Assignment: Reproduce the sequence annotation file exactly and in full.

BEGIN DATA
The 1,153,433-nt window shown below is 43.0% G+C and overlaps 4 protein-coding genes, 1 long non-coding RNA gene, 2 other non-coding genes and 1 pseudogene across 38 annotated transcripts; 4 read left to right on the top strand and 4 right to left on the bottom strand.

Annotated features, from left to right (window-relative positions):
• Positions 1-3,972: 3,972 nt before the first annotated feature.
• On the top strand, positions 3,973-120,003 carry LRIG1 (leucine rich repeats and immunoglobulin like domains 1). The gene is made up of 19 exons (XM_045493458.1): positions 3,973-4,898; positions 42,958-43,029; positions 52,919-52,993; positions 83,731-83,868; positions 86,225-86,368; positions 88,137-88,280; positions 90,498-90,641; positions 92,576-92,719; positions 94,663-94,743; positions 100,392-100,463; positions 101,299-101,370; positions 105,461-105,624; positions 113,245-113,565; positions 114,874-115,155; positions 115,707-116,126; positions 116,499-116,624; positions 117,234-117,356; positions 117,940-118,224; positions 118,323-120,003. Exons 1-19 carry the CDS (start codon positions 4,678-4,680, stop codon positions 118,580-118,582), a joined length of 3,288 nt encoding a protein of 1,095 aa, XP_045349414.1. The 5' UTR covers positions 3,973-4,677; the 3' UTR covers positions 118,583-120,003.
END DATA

The 1,153,433-nt window shown below is 43.0% G+C and overlaps 4 protein-coding genes, 1 long non-coding RNA gene, 2 other non-coding genes and 1 pseudogene across 38 annotated transcripts; 4 read left to right on the top strand and 4 right to left on the bottom strand.

Annotated features, from left to right (window-relative positions):
• Positions 1-3,972: 3,972 nt before the first annotated feature.
• On the top strand, positions 3,973-120,003 carry LRIG1 (leucine rich repeats and immunoglobulin like domains 1). The gene is made up of 19 exons (XM_045493458.1): positions 3,973-4,898; positions 42,958-43,029; positions 52,919-52,993; positions 83,731-83,868; positions 86,225-86,368; positions 88,137-88,280; positions 90,498-90,641; positions 92,576-92,719; positions 94,663-94,743; positions 100,392-100,463; positions 101,299-101,370; positions 105,461-105,624; positions 113,245-113,565; positions 114,874-115,155; positions 115,707-116,126; positions 116,499-116,624; positions 117,234-117,356; positions 117,940-118,224; positions 118,323-120,003. Exons 1-19 carry the CDS (start codon positions 4,678-4,680, stop codon positions 118,580-118,582), a joined length of 3,288 nt encoding a protein of 1,095 aa, XP_045349414.1. The 5' UTR covers positions 3,973-4,677; the 3' UTR covers positions 118,583-120,003.